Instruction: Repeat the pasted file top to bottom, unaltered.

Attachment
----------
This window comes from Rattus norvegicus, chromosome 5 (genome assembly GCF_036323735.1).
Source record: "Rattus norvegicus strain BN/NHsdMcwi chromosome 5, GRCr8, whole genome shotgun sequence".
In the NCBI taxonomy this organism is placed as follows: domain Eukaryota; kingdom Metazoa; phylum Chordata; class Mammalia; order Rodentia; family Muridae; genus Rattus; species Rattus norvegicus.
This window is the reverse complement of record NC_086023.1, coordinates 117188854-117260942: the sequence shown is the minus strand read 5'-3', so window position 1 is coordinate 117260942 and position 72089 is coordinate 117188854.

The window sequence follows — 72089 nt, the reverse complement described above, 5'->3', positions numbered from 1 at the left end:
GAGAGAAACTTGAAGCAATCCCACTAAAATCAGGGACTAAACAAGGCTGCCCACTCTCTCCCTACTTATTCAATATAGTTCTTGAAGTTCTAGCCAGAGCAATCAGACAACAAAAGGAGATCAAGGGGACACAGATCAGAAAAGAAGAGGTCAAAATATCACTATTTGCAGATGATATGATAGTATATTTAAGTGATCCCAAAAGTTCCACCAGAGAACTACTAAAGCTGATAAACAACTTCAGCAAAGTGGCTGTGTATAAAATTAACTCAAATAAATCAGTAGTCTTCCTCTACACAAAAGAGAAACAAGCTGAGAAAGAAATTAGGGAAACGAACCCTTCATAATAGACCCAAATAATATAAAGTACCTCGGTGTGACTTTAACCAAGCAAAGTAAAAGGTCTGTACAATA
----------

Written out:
This window comes from Rattus norvegicus, chromosome 5 (genome assembly GCF_036323735.1).
Source record: "Rattus norvegicus strain BN/NHsdMcwi chromosome 5, GRCr8, whole genome shotgun sequence".
In the NCBI taxonomy this organism is placed as follows: domain Eukaryota; kingdom Metazoa; phylum Chordata; class Mammalia; order Rodentia; family Muridae; genus Rattus; species Rattus norvegicus.
This window is the reverse complement of record NC_086023.1, coordinates 117188854-117260942: the sequence shown is the minus strand read 5'-3', so window position 1 is coordinate 117260942 and position 72089 is coordinate 117188854.

The window sequence follows — 72089 nt, the reverse complement described above, 5'->3', positions numbered from 1 at the left end:
GAGAGAAACTTGAAGCAATCCCACTAAAATCAGGGACTAAACAAGGCTGCCCACTCTCTCCCTACTTATTCAATATAGTTCTTGAAGTTCTAGCCAGAGCAATCAGACAACAAAAGGAGATCAAGGGGACACAGATCAGAAAAGAAGAGGTCAAAATATCACTATTTGCAGATGATATGATAGTATATTTAAGTGATCCCAAAAGTTCCACCAGAGAACTACTAAAGCTGATAAACAACTTCAGCAAAGTGGCTGTGTATAAAATTAACTCAAATAAATCAGTAGTCTTCCTCTACACAAAAGAGAAACAAGCTGAGAAAGAAATTAGGGAAACGAACCCTTCATAATAGACCCAAATAATATAAAGTACCTCGGTGTGACTTTAACCAAGCAAAGTAAAAGGTCTGTACAATA